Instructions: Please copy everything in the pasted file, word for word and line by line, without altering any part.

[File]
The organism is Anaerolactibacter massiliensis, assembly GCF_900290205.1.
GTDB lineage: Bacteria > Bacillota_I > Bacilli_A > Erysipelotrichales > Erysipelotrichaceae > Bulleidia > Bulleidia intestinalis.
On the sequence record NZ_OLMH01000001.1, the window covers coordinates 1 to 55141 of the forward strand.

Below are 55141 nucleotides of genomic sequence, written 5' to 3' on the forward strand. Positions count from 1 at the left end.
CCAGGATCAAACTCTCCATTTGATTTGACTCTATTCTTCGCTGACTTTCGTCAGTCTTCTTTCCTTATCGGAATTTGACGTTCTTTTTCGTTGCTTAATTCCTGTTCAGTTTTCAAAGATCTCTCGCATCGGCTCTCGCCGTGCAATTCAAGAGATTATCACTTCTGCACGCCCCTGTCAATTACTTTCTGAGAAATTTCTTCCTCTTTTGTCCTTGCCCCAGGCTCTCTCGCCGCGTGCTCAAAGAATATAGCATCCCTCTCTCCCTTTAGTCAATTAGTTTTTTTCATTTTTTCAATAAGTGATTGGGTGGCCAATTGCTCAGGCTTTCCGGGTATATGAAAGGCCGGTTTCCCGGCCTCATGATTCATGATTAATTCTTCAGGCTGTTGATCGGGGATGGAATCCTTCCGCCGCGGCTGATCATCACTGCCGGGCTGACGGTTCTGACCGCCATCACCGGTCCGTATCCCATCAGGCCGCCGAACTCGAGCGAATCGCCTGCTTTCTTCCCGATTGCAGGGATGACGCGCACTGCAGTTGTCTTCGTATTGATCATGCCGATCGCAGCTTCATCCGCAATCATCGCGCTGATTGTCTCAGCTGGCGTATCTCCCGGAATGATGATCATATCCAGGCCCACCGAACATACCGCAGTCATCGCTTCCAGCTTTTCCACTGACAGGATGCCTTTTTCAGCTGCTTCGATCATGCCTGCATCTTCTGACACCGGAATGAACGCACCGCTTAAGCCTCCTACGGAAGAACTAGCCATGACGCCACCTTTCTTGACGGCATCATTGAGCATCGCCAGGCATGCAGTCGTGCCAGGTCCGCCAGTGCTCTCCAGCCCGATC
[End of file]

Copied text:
The organism is Anaerolactibacter massiliensis, assembly GCF_900290205.1.
GTDB lineage: Bacteria > Bacillota_I > Bacilli_A > Erysipelotrichales > Erysipelotrichaceae > Bulleidia > Bulleidia intestinalis.
On the sequence record NZ_OLMH01000001.1, the window covers coordinates 1 to 55141 of the forward strand.

Below are 55141 nucleotides of genomic sequence, written 5' to 3' on the forward strand. Positions count from 1 at the left end.
CCAGGATCAAACTCTCCATTTGATTTGACTCTATTCTTCGCTGACTTTCGTCAGTCTTCTTTCCTTATCGGAATTTGACGTTCTTTTTCGTTGCTTAATTCCTGTTCAGTTTTCAAAGATCTCTCGCATCGGCTCTCGCCGTGCAATTCAAGAGATTATCACTTCTGCACGCCCCTGTCAATTACTTTCTGAGAAATTTCTTCCTCTTTTGTCCTTGCCCCAGGCTCTCTCGCCGCGTGCTCAAAGAATATAGCATCCCTCTCTCCCTTTAGTCAATTAGTTTTTTTCATTTTTTCAATAAGTGATTGGGTGGCCAATTGCTCAGGCTTTCCGGGTATATGAAAGGCCGGTTTCCCGGCCTCATGATTCATGATTAATTCTTCAGGCTGTTGATCGGGGATGGAATCCTTCCGCCGCGGCTGATCATCACTGCCGGGCTGACGGTTCTGACCGCCATCACCGGTCCGTATCCCATCAGGCCGCCGAACTCGAGCGAATCGCCTGCTTTCTTCCCGATTGCAGGGATGACGCGCACTGCAGTTGTCTTCGTATTGATCATGCCGATCGCAGCTTCATCCGCAATCATCGCGCTGATTGTCTCAGCTGGCGTATCTCCCGGAATGATGATCATATCCAGGCCCACCGAACATACCGCAGTCATCGCTTCCAGCTTTTCCACTGACAGGATGCCTTTTTCAGCTGCTTCGATCATGCCTGCATCTTCTGACACCGGAATGAACGCACCGCTTAAGCCTCCTACGGAAGAACTAGCCATGACGCCACCTTTCTTGACGGCATCATTGAGCATCGCCAGGCATGCAGTCGTGCCAGGTCCGCCAGTGCTCTCCAGCCCGATC